And I still didn't have any indication as to what was setting that new function, and when... only that something was in fact setting a new function.

Had I been a little smarter just then, I could have found it, but I didn't. We'll come back to what I could have done better, but first, the breakthrough that led to the solution:

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The Breakthrough: Inserting a Breakpoint within warn

The breakthrough came when I realized that even though the warning was not happening in code that I could point to, it might have context that I could use to trace things down.

I clicked through to the warning code in the chrome DevTools and inserted a breakpoint.

Inserting Breakpoint

Reloading with this in place would let me then examine the state of the Vue vm at the time the warning was triggered.

Doing so, I saw nothing immediately obvious... the vm had filterBy defined, but it looked like the expected function.

So I started stepping forward in the debugger, and it popped me up to the function that had triggered the warning:

initMethods function

Ah-hah! Now we can directly inspect the method that is triggering the warning: it's in the methods object:

methods object

The key is the link to source location. It was in the vendors.app.js bundle... if I had properly set up sourcemapping in the project to include node modules it would have pointed me straight to the source, but even without that I could click through and scroll up to see the webpack annotation to show me the source:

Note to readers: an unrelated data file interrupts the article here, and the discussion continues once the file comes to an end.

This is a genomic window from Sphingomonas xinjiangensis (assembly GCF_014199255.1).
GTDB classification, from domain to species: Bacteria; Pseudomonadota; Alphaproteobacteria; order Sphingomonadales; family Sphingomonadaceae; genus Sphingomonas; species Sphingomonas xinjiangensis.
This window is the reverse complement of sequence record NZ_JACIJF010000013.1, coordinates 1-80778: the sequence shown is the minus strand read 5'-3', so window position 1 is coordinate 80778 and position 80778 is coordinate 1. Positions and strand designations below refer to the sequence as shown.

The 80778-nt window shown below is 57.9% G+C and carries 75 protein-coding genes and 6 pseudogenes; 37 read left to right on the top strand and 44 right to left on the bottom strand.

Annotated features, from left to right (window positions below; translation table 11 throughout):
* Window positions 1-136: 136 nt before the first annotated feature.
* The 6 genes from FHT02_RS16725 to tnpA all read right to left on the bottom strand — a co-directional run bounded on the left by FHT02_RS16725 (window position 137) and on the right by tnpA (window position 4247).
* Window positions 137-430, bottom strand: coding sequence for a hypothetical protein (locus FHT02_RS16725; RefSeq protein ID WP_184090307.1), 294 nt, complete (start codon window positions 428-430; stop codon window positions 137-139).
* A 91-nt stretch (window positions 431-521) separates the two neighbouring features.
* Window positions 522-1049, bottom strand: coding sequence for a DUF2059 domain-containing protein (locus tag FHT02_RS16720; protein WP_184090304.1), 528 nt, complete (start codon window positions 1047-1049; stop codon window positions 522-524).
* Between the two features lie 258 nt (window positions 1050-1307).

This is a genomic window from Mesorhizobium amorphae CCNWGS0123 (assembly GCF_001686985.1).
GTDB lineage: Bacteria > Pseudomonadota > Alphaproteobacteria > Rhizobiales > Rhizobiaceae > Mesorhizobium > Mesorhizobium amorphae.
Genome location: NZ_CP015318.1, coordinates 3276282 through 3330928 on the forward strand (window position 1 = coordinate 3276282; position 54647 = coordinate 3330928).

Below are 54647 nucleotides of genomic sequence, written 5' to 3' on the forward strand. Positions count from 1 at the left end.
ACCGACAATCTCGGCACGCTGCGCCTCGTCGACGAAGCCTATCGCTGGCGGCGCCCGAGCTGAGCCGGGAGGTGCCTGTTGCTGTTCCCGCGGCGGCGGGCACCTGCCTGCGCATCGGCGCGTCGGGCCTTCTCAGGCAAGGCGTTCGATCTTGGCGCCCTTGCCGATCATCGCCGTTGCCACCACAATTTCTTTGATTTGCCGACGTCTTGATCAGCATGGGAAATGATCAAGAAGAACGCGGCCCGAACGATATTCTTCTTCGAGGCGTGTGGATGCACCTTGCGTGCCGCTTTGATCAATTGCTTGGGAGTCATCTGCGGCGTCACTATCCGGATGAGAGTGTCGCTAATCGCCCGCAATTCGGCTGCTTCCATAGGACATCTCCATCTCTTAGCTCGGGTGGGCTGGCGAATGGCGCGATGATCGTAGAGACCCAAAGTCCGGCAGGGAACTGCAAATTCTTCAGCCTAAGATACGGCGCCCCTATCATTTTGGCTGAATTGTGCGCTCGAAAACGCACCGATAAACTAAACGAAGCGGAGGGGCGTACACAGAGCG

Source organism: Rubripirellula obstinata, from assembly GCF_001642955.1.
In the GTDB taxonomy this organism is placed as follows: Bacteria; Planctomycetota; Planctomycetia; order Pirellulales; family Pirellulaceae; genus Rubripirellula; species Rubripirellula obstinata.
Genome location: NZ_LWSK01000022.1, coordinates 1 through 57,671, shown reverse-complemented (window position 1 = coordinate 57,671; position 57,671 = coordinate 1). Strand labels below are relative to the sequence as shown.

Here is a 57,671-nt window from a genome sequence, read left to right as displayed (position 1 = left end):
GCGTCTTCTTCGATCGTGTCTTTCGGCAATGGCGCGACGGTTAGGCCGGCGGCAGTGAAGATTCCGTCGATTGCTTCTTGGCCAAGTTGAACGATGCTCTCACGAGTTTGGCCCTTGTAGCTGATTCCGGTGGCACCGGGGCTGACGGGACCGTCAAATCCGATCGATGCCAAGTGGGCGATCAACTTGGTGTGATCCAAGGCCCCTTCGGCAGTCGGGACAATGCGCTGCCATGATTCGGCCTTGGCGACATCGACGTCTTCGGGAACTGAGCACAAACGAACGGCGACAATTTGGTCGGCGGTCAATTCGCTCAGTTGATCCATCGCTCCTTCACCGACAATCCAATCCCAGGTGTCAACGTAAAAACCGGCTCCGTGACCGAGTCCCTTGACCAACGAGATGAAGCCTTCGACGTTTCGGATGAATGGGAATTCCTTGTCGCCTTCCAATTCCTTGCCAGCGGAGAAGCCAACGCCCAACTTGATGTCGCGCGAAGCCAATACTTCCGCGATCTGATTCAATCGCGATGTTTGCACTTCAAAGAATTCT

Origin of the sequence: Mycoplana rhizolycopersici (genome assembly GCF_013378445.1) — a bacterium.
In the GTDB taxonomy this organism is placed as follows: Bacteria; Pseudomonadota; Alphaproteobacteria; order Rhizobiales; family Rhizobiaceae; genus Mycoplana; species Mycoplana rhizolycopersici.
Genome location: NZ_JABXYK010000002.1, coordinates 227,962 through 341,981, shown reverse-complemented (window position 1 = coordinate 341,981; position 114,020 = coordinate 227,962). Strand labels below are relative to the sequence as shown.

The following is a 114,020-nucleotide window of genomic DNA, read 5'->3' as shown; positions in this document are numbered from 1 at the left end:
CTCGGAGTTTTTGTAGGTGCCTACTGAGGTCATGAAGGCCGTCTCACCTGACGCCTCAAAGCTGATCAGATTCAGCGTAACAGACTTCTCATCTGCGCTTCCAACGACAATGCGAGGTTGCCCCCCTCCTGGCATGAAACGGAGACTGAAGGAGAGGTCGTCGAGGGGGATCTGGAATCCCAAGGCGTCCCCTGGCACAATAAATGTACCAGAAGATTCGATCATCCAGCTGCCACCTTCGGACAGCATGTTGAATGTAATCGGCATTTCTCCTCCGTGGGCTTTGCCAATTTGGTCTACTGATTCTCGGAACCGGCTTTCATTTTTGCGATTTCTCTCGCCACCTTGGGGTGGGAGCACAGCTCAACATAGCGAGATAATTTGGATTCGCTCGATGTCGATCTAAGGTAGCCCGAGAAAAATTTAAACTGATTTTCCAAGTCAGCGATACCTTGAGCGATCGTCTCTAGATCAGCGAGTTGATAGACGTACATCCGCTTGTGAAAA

The Smoking Gun

The function was coming from vue2-filters, another 3rd party plugin that I had installed without worrying too much about it. This plugin installs a set of common filters, including some that are implemented as methods. One of those methods just happened to be named filterBy, and was clobbering the prop in vue-select.

Voila! The solution!

The shortcut that could have been

I mentioned earlier that if I'd been a little smarter, I could have found the issue when I first logged the filterBy function and saw it was different.

It turns out, had I inspected the $vm0 object that was my VSelect component, rather than just logging out the filterBy function, devtools would have actually let me click through to the source code at that point.

The Missed Reference

So I could have arrived at the solution one step faster. Interestingly, in the Firefox version of the devtools this reference does not appear to be there, but the warn approach still functions.

More Information and Resources

I hope you've enjoyed this "detective story" and gotten some ideas that will help you debug your Vue.js applications.

If you want to explore this debugging problem yourself, I've set up a barebones application with Nuxt 2.0 that reproduces the issue in github here.

All of these debugging examples were done with Chrome devtools plus the Vue Devtools Chrome extension. A similar extension exists for Firefox and also as an Electron app that will work in any environment.

You may also be interested in these additional resources:


Kevin Ball

About Kevin Ball

Kevin Ball is the president of ZenDev, LLC, where he helps developers and teams level up their front-end skills. He just launched LearnVueJS.com, a project dedicated to teaching developers about Vue.js, and is offering a set of free webinars on the fundamentals of Vue.